A crew on the run and a lesson in religion greet readers in the third issue of the new sci-fi epic Invisible Kingdom from Dark Horse Comics. Combining an intriguing story with fantastic art work, can the Invisible Kingdom team maintain the high standard they’ve set in previous issues?
With fuel running low and scout ships from the Lux company searching for them, Grix has to risk everything piggybacking on a passing comet. The situation becomes even more complicated when they receive the message from Vess who appears to have discovered the same ‘truth’ about the Lux company.
With two central characters questioning their life choices, G. Willow Wilson is able to shine a light into the darkness. By having the corruption within the system discovered from each side, both aspects of this sci-fi world can be examined from within, for better or worse. The reader is able to see how Wilson’s world functions and, in turn, question the real world in the same way.
Wilson isn’t making any grand statements in the Invisible Kingdom, but she is clearly demonstrating how easy it is to see only what those in charge want you to see. The leader of the religious organisation is manipulative and bully’s Vess while the Corporation can quietly eliminate those who stand against it.
The story in this issue is about bringing the central characters together. The staging is very straight forward: two set up sequences, one for each character, followed by the inevitable meeting. In a number of respects this issue of Invisible Kingdom reads like a chapter from a Firefly story. Grix and her crew have a definite Serenity vibe about them. However, Wilson is able to give her characters their own voices and establishes their characters very successfully. Both Grix and Vess are on difficult journeys and this comes across during the action. The way they react to the situation that fate has put them in is very different but they ultimately want the same thing. Wilson clearly shows that the only way they can survive is by working together.
The Invisible Kingdom offers Christian Ward the opportunity to draw outlandish space sequences and complex personal character moments; both of which he excels at. His style is bold and brash, especially with his chaotic colors splashing across the page, barely contained within the black panel boarders.
Ward chooses emotional representation rather than literal interpretation. In some panels the figures are merely shapes to represent their positions, with specific color patterns identifying which character is which. At other moments all other details fall away apart from the character in the foreground. This focuses the reader’s attention.
Ward isn’t afraid to create an alien landscape and this is achieved mostly through his colors. Standard bipeds are turned into alien creatures simply by the color choices Ward makes. This makes Invisible Kingdom stand out from the crowd. While others strive for a realism in their fantasy and science fiction, Ward and Wilson embrace the alien-ness of their world. It still contains echoes of the world around us but looks so different it becomes fascinating and intriguing.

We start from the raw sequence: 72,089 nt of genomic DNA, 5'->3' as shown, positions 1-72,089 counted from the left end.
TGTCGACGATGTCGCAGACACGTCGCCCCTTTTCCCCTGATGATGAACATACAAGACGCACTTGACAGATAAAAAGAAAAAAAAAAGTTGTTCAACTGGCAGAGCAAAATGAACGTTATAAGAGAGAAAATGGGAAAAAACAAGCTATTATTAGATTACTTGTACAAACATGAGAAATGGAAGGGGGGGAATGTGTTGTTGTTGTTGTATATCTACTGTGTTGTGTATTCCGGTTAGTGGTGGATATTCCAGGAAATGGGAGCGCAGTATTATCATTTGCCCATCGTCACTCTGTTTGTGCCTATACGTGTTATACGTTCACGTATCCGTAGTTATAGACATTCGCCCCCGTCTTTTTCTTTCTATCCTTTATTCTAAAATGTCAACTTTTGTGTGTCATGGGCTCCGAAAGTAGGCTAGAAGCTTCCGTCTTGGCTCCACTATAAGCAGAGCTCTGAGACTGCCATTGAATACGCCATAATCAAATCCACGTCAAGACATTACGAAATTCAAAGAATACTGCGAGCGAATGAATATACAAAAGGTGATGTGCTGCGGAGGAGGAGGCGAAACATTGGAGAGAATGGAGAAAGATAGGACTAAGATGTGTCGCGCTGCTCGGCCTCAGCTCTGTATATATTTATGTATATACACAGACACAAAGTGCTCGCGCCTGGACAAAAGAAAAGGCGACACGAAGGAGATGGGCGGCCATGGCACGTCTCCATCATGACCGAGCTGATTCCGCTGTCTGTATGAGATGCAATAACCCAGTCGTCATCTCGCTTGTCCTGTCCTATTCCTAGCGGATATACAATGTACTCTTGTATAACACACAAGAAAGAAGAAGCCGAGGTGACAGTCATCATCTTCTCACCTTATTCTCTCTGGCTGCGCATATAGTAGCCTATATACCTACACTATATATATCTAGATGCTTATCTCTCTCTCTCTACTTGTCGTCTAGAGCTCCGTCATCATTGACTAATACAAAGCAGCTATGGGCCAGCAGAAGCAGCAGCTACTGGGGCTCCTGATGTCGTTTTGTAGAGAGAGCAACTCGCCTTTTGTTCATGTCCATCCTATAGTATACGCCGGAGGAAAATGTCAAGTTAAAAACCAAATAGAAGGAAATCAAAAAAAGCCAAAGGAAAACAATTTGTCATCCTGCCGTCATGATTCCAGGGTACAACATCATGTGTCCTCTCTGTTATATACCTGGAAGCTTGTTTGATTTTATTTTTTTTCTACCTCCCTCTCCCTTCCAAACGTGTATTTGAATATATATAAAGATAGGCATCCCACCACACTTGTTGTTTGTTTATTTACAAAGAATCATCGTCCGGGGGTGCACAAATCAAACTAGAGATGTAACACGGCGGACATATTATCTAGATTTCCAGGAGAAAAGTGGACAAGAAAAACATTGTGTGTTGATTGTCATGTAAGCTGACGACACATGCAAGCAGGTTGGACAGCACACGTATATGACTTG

Even Sal Cipriano adopts the out of this world approach when producing the lettering. The sound effects are rendered in a range of colors that pop from the page. In a number of cases they cross the panel boarders and the gutters, encroaching on the other panels around them.
It is interesting to note that for a comic with such a unique visual style, for the most part it is only the sound effects that break the conventions of the comic book structure. Most of the imagery is contained within the ridged format of the panels, boarders and gutter. In the world of the Invisible Kingdom it would appear that only sound has the power to break convention. The rigid structure is needed in this instance to contain Wards artwork. If the boarders were broken regularly the storytelling aspect of the comic would be lost. To compensate for this the sound effects have a life of their own, reminding the reader of two things: firstly that they are in fact reading a very structured comic and the implications of that; and secondly that the story is about breaking conventions in small, seemingly insignificant ways.
There are many layers in Wilson and Wade’s Invisible Kingdom. There is a space opera style story, which will be familiar to many fans of science fiction. The combination of religion and outlaws on the run forms the backbone of some of Sci-Fi’s greatest stories, just take a look at the Star Wars franchise and the exceptional manga series Akira.
To accompany this are the amazing visuals from Ward which dare to be something different to everything else on the self.
And underneath it all is a commentary on a range of topics such as the structure of society, the struggle against personal convictions, and even the formality of comic books themselves.
It is easy to compare Invisible Kingdom to other comics such as Saga or the Firefly series but this is very different to those series. Wilson and Wade are using their respective languages to create something different. It has a sublime beauty and a deeper meaning that stretches beyond simple entertainment. Each page is a work of Art: beautiful, engrossing and challenging.